How can someone be part of a filiation in the absence of direct references to its own culture? How to identify with a history, through experiences, memories or images of another.
No Time for Tomorrow addresses these issues through the notions of otherness, disappearance and memory in interaction with history - both intimate and collective - and their possible projection into both documentary and imaginary spaces of identity.
Émilie Serri’s No Time for Tomorrow is a collage film that combines found footage of images of Syria with the sound from old home movies. Through the combination of these two elements Serri seeks to construct something of a cultural identity from afar. The images unfurl in triplicate and we feel them slipping through time, each a version of itself, each holding its own rich potential. But nothing is fixed in time, the images slip. We stutter, we stall, we re-examine. Time has slipped into the past and the motherland is so far away. How do we build a today from the past? How do we build a tomorrow from images already gone?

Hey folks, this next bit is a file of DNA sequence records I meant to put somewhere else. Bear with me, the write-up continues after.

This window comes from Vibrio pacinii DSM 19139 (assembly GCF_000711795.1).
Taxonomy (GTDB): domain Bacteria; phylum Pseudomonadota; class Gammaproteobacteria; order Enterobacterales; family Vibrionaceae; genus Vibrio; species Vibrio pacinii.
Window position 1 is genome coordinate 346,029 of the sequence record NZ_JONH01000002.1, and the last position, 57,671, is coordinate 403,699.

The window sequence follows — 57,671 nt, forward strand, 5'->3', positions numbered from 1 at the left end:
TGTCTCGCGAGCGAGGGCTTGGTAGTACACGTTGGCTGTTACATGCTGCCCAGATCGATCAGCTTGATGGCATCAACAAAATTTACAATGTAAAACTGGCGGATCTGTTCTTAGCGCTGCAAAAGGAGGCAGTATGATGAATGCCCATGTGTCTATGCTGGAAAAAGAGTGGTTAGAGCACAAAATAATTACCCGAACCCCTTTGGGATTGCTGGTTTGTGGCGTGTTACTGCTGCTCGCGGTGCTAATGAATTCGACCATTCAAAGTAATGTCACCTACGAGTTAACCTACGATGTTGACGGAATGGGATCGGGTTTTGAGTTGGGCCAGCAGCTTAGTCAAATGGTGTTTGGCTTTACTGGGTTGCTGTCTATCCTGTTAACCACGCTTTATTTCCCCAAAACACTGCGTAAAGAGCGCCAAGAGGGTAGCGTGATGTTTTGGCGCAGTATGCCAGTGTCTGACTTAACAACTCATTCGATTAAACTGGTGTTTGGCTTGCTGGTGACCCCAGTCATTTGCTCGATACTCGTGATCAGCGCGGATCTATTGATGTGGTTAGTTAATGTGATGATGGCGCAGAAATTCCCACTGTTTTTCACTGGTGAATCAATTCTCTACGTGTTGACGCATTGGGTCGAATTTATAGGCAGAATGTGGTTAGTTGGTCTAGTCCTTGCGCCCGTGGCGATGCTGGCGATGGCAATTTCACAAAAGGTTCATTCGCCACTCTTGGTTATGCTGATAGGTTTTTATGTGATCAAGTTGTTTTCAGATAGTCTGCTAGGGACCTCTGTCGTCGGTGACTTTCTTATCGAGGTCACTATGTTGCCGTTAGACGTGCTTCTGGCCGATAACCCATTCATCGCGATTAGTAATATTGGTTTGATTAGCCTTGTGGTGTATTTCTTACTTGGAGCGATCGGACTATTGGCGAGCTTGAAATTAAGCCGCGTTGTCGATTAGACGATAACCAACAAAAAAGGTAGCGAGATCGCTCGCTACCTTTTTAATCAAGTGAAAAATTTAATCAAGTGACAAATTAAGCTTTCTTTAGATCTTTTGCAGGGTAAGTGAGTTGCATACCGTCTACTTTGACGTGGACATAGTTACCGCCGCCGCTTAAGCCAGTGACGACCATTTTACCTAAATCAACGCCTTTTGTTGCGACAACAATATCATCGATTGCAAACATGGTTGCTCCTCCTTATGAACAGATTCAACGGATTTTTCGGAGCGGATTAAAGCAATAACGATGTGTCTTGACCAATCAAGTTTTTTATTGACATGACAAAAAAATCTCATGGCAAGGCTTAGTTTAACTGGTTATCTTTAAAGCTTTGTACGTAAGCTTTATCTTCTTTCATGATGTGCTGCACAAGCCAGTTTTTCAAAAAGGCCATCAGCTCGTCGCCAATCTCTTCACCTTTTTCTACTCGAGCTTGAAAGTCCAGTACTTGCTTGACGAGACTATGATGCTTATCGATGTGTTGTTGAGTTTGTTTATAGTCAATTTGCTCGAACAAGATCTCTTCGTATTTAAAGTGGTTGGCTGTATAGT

Director and programmer, VISIONS
Founding member of La lumière collective
Émilie Serri is a Montreal based filmmaker, installation artist and curator. Distributed by LightCone in Paris, her work has travelled in festivals internationally (France, Switzerland, Greece) and in artist centers and galleries throughout Canada. In 2018, she won the Bronfman award in contemporary art. Since then, she has been working on her first feature film Damascus Dreams.